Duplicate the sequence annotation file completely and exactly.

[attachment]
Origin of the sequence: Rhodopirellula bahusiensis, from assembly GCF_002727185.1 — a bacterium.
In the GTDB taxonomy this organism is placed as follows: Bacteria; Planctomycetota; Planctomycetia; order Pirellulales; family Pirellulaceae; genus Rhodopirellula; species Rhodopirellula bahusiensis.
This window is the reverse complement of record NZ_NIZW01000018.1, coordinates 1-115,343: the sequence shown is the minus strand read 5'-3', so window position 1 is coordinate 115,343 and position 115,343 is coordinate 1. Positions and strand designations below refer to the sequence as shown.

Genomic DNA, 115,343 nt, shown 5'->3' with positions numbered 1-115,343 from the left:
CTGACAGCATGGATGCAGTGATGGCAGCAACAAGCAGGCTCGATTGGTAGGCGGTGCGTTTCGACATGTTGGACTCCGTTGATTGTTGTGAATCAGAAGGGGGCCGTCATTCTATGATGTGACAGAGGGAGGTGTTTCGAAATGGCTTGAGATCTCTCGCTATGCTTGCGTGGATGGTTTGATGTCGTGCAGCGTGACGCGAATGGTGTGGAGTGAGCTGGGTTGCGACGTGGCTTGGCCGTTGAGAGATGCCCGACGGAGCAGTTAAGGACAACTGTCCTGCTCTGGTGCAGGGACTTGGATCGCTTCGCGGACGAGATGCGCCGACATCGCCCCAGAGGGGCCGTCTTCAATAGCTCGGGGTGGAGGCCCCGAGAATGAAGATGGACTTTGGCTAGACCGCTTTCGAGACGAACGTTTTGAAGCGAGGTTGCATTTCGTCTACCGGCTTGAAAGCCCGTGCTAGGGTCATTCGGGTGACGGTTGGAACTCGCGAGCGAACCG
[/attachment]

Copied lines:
Origin of the sequence: Rhodopirellula bahusiensis, from assembly GCF_002727185.1 — a bacterium.
In the GTDB taxonomy this organism is placed as follows: Bacteria; Planctomycetota; Planctomycetia; order Pirellulales; family Pirellulaceae; genus Rhodopirellula; species Rhodopirellula bahusiensis.
This window is the reverse complement of record NZ_NIZW01000018.1, coordinates 1-115,343: the sequence shown is the minus strand read 5'-3', so window position 1 is coordinate 115,343 and position 115,343 is coordinate 1. Positions and strand designations below refer to the sequence as shown.

Genomic DNA, 115,343 nt, shown 5'->3' with positions numbered 1-115,343 from the left:
CTGACAGCATGGATGCAGTGATGGCAGCAACAAGCAGGCTCGATTGGTAGGCGGTGCGTTTCGACATGTTGGACTCCGTTGATTGTTGTGAATCAGAAGGGGGCCGTCATTCTATGATGTGACAGAGGGAGGTGTTTCGAAATGGCTTGAGATCTCTCGCTATGCTTGCGTGGATGGTTTGATGTCGTGCAGCGTGACGCGAATGGTGTGGAGTGAGCTGGGTTGCGACGTGGCTTGGCCGTTGAGAGATGCCCGACGGAGCAGTTAAGGACAACTGTCCTGCTCTGGTGCAGGGACTTGGATCGCTTCGCGGACGAGATGCGCCGACATCGCCCCAGAGGGGCCGTCTTCAATAGCTCGGGGTGGAGGCCCCGAGAATGAAGATGGACTTTGGCTAGACCGCTTTCGAGACGAACGTTTTGAAGCGAGGTTGCATTTCGTCTACCGGCTTGAAAGCCCGTGCTAGGGTCATTCGGGTGACGGTTGGAACTCGCGAGCGAACCG